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Photo by Daniel Schludi on Unsplash
With four sites already identified as temporary hospitals–and construction underway on the largest, the Javits Center–the city is now looking for additional spaces that can be used to support NYC Emergency Management. The call is for community spaces with a large interior room such as community centers, places of worship, or campus facilities that can be utilized for outreach, training, or gathering during an emergency or as a disaster recovery center. Though it’s not explicitly stated, NYC Council Speaker Corey Johnson noted on Twitter that some of these spaces could be “suitable for converting to temporary hospital rooms.”
Photos courtesy of Invisible Hands
If you needed more evidence that New Yorkers come together in a time of crisis, look no further than Invisible Hands. The premise of the volunteer group is that low-risk people can help to bring groceries and supplies to those in demographics at high risk for COVID-19. Simone, Liam, and Healy — “healthy 20-somethings in NYC” — started the group just nine days ago, and today have amassed 7,000 volunteers across New York City and parts of Jersey City. Yesterday, we spoke with Liam Elkind about what it’s been like starting this incredible group, how New Yorkers have been able to “pull together when it feels like the world is trying to pull us apart,” and what Invisible Hands hopes for the future.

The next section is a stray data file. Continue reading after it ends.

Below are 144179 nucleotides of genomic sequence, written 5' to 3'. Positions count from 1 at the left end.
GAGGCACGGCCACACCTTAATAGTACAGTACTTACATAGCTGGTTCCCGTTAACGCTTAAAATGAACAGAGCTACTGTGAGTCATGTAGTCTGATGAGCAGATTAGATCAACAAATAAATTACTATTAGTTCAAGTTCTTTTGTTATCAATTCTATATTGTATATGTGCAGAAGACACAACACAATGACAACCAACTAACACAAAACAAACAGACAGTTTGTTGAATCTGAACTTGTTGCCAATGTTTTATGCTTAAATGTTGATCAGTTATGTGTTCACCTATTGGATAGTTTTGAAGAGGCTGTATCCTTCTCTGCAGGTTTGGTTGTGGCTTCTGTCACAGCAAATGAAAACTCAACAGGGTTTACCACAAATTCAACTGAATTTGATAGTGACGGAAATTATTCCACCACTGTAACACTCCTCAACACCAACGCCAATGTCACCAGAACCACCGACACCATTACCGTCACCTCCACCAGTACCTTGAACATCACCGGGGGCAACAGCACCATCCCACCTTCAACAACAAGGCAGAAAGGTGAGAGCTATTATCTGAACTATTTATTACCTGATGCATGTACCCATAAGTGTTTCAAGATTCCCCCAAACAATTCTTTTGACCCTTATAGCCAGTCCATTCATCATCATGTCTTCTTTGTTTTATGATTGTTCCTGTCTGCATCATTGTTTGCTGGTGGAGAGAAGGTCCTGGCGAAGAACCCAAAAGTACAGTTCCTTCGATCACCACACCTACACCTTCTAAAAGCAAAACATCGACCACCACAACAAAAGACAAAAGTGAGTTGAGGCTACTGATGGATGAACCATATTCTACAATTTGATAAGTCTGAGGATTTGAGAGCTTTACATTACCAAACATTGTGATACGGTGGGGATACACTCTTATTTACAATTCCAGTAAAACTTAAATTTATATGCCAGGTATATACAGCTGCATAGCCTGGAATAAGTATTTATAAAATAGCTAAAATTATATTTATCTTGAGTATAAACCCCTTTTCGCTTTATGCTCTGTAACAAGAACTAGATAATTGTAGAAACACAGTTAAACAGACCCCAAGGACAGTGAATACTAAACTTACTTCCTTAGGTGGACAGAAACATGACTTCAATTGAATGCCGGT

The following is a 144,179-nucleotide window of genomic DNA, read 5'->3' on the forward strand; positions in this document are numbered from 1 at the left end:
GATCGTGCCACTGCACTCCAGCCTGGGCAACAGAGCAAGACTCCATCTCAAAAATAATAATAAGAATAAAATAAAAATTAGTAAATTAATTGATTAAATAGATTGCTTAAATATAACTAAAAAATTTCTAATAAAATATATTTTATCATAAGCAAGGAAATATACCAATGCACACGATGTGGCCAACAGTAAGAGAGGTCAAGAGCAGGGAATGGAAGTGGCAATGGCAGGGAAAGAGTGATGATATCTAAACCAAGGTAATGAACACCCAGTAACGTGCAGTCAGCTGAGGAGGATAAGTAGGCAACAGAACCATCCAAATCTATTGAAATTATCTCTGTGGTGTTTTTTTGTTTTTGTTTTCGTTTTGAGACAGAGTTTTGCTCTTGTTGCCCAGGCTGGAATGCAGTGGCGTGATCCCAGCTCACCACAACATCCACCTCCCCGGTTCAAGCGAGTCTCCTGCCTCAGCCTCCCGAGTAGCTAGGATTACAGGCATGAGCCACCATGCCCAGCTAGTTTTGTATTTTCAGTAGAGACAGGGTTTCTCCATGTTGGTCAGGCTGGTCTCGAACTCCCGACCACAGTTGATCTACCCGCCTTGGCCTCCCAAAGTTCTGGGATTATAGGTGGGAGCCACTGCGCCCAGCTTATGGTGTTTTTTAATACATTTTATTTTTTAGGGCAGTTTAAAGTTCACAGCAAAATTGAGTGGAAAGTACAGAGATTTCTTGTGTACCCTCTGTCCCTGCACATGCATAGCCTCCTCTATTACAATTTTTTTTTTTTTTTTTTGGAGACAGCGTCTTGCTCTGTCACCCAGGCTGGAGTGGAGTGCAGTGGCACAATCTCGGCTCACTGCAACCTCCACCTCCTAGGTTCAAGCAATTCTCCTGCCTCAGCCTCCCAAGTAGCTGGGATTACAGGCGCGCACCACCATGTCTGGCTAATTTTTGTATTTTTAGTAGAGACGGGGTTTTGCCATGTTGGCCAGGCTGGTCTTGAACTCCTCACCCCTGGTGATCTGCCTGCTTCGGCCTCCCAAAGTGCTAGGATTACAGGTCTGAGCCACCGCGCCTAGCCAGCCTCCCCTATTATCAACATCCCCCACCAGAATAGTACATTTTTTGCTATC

Photo by Clément Falize on Unsplash
Deemed as essential by the state, bodegas in New York City are open during the coronavirus outbreak. For those craving a bacon, egg, and cheese from your local deli, but can’t leave your apartment, a new app is here to help. As first reported by Eater, My Bodega Online is looking to give New Yorkers another option when it comes to ordering take-out and groceries for delivery, while simultaneously supporting local businesses.
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Photo by amsw photography from Pexels
With school closed and playdates off-limits, New York City kids are staying connected with their friends in a creative and colorful way. Children in Brooklyn are drawing and painting pictures of rainbows and displaying them outside of their homes, creating a scavenger hunt perfect for one of the only quarantine-approved activities: a walk around the neighborhood.
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Photo of Central Park North on Saturday, March 21, 2020. Photo © Dana Schulz for 6sqft
Within 24 hours from Sunday morning, NYC Mayor Bill de Blasio and City Council Speaker Corey Johnson must come up with a plan to address continued density issues in the city, especially in parks. “It has to be done quickly, and it’s going to have to be dramatic action,” said the Governor in a press conference, following a personal visit to the city on Saturday during which he observed a major lack of social distancing in places like Central Park and the Grand Army Plaza Farmer’s Market.